I first learned about the tricarboxylic acid and the oxidative phosphorylation pathway (TCA-OxPhos) when I was at INTEC. I learned it again in Intro Bio II (I think), and again in Cell & Molecular Biology, and again in Biochemistry I. And here at URMC, I learned it again in Cell Biology.
But after repeating it a number of times, finally I can really appreciate this pathway, especially the OxPhos. By the way, OxPhos is operated by series of electron transport chain (ETC).
Oxidative Phosphorylation (Complex II not shown). CC-BY 4.0
This chart is for me to understand the flow of electron from the one of the TCA’s end products, the NADH. Complex I (CxI) consumes the NADH, generating the proton gradient (ΔΨ), then exporting electron to the CxIII via the ubiquinol, then CxIII does its job… yeah, you get the idea (and I am too lazy to go into the details).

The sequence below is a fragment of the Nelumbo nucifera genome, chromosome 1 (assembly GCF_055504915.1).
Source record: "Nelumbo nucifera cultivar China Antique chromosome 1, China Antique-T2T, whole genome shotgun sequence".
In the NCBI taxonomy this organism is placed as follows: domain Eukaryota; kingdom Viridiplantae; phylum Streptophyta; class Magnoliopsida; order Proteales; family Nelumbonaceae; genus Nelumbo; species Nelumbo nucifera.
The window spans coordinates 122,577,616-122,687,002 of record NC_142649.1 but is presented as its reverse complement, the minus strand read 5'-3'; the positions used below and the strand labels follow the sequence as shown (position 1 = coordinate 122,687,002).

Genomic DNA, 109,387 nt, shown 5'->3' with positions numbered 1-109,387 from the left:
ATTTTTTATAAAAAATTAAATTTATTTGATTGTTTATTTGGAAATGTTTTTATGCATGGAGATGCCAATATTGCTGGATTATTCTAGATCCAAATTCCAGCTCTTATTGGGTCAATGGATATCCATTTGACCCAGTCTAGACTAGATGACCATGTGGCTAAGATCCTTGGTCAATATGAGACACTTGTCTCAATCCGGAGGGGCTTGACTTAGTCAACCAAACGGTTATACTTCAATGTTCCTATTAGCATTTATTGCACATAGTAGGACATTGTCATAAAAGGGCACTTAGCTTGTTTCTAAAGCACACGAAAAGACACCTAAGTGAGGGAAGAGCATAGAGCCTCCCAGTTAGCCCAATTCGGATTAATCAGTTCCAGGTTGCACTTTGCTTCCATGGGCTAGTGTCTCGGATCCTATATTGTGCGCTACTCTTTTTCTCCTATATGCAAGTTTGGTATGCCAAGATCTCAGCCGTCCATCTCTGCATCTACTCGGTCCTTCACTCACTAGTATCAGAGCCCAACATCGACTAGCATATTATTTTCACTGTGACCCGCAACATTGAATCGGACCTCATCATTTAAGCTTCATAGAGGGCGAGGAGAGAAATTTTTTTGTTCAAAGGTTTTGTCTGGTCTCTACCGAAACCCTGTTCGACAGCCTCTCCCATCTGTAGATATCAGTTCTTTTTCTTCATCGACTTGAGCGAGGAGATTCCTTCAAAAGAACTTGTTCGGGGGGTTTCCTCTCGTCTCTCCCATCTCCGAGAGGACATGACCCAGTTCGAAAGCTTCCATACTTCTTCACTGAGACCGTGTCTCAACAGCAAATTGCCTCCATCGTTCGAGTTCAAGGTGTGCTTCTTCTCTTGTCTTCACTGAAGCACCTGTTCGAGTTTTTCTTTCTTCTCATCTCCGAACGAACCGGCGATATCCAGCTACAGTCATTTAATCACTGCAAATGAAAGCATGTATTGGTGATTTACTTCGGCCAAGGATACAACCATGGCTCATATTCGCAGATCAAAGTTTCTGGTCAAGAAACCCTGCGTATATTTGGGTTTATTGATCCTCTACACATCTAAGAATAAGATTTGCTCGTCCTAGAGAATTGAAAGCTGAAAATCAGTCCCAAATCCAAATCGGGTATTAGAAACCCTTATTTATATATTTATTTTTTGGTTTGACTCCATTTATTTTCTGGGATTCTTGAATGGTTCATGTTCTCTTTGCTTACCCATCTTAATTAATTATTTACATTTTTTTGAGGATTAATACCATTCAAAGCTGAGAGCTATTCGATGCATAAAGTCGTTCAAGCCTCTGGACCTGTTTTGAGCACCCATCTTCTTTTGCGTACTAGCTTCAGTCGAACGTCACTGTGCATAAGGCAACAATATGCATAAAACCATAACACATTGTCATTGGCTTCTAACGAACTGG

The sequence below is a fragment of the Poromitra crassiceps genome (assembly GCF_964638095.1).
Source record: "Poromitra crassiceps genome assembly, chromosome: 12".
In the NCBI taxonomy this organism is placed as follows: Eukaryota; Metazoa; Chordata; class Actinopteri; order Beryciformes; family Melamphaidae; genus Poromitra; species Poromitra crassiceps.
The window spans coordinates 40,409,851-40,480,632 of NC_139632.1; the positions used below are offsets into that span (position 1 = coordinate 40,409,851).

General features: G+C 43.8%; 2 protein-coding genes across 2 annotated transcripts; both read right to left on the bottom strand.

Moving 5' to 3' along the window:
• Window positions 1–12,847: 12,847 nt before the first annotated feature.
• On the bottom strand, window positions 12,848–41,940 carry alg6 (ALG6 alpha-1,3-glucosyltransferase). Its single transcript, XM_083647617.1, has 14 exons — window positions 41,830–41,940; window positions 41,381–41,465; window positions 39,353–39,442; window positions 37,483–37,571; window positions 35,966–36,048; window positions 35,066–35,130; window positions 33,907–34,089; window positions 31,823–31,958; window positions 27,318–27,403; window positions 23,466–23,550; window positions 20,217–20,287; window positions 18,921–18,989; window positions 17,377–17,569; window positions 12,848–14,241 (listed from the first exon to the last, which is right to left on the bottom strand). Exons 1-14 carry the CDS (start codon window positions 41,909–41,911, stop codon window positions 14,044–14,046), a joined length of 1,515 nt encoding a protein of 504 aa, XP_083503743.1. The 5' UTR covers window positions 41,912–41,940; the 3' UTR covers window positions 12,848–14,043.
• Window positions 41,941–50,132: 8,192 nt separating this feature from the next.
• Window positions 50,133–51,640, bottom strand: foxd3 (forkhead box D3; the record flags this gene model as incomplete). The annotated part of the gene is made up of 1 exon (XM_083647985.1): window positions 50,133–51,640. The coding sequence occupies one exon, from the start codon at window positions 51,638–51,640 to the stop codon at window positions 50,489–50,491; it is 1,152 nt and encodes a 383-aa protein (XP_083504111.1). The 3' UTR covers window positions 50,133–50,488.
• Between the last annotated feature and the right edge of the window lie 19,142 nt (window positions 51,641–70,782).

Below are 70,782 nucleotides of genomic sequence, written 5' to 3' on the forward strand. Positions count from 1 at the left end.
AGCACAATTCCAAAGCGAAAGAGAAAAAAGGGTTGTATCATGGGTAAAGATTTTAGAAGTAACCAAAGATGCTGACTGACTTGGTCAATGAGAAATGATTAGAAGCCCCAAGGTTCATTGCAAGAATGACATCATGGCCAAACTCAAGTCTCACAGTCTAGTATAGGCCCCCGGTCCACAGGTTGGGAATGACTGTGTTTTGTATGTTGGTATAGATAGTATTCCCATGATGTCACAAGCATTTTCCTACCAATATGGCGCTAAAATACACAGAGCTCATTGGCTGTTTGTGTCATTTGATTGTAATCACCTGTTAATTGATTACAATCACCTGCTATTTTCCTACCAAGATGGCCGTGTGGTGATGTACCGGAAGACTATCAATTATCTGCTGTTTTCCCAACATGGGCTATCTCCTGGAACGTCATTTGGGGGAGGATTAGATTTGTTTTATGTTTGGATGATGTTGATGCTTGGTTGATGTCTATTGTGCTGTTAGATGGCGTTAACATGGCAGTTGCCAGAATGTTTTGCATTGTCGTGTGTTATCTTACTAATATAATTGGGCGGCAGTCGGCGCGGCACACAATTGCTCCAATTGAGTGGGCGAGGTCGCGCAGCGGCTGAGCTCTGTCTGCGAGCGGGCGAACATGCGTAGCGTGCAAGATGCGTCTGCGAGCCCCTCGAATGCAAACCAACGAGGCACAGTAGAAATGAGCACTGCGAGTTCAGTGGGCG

One of the most important aspects that we learned in Cell Biology here at URMC is the concept of mitochondrial coupling process: CxI-CxIV generates ΔΨ for the eventual consumption by the CxV (a.k.a the ATP synthase). If there is an uncoupler (e.g. FCCP), proton leaks out of the mitochondria into the cytosol. All CxI-CxIV will try to replenish the ΔΨ but it keeps leaking, thus CxV is unable to operate to produce ATP.
Clark Electrode when there’s an uncoupler, the FCCP. CC-BY 4.0
That’s all for today! All charts are made in Inkscape, FYI.